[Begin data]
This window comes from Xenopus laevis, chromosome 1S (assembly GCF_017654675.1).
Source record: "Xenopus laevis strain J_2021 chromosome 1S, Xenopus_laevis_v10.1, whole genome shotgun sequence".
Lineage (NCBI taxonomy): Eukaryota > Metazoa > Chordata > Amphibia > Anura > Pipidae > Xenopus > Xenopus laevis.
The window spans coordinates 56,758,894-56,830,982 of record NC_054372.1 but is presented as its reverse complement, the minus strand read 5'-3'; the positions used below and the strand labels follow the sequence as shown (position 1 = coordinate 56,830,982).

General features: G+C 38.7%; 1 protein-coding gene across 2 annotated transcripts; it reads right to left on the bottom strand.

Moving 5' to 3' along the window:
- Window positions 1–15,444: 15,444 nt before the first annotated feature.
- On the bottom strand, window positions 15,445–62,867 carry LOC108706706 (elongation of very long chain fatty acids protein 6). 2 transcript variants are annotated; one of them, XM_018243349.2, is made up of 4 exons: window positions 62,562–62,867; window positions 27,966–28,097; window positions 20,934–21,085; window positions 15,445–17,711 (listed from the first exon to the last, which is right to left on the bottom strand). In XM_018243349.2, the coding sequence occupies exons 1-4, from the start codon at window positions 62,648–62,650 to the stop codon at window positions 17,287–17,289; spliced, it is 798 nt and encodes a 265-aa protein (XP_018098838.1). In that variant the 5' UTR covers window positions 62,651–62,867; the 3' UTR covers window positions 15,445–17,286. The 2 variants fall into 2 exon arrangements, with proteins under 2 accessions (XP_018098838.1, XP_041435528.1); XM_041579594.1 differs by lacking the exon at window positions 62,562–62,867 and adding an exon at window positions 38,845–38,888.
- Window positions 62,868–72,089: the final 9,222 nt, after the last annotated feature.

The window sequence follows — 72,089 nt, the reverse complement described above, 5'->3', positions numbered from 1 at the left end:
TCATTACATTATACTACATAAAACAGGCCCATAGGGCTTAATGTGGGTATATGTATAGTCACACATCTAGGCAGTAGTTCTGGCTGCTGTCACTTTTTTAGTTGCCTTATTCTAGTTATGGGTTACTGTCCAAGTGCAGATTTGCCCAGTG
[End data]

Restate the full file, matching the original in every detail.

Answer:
This window comes from Xenopus laevis, chromosome 1S (assembly GCF_017654675.1).
Source record: "Xenopus laevis strain J_2021 chromosome 1S, Xenopus_laevis_v10.1, whole genome shotgun sequence".
Lineage (NCBI taxonomy): Eukaryota > Metazoa > Chordata > Amphibia > Anura > Pipidae > Xenopus > Xenopus laevis.
The window spans coordinates 56,758,894-56,830,982 of record NC_054372.1 but is presented as its reverse complement, the minus strand read 5'-3'; the positions used below and the strand labels follow the sequence as shown (position 1 = coordinate 56,830,982).

General features: G+C 38.7%; 1 protein-coding gene across 2 annotated transcripts; it reads right to left on the bottom strand.

Moving 5' to 3' along the window:
- Window positions 1–15,444: 15,444 nt before the first annotated feature.
- On the bottom strand, window positions 15,445–62,867 carry LOC108706706 (elongation of very long chain fatty acids protein 6). 2 transcript variants are annotated; one of them, XM_018243349.2, is made up of 4 exons: window positions 62,562–62,867; window positions 27,966–28,097; window positions 20,934–21,085; window positions 15,445–17,711 (listed from the first exon to the last, which is right to left on the bottom strand). In XM_018243349.2, the coding sequence occupies exons 1-4, from the start codon at window positions 62,648–62,650 to the stop codon at window positions 17,287–17,289; spliced, it is 798 nt and encodes a 265-aa protein (XP_018098838.1). In that variant the 5' UTR covers window positions 62,651–62,867; the 3' UTR covers window positions 15,445–17,286. The 2 variants fall into 2 exon arrangements, with proteins under 2 accessions (XP_018098838.1, XP_041435528.1); XM_041579594.1 differs by lacking the exon at window positions 62,562–62,867 and adding an exon at window positions 38,845–38,888.
- Window positions 62,868–72,089: the final 9,222 nt, after the last annotated feature.

The window sequence follows — 72,089 nt, the reverse complement described above, 5'->3', positions numbered from 1 at the left end:
TCATTACATTATACTACATAAAACAGGCCCATAGGGCTTAATGTGGGTATATGTATAGTCACACATCTAGGCAGTAGTTCTGGCTGCTGTCACTTTTTTAGTTGCCTTATTCTAGTTATGGGTTACTGTCCAAGTGCAGATTTGCCCAGTG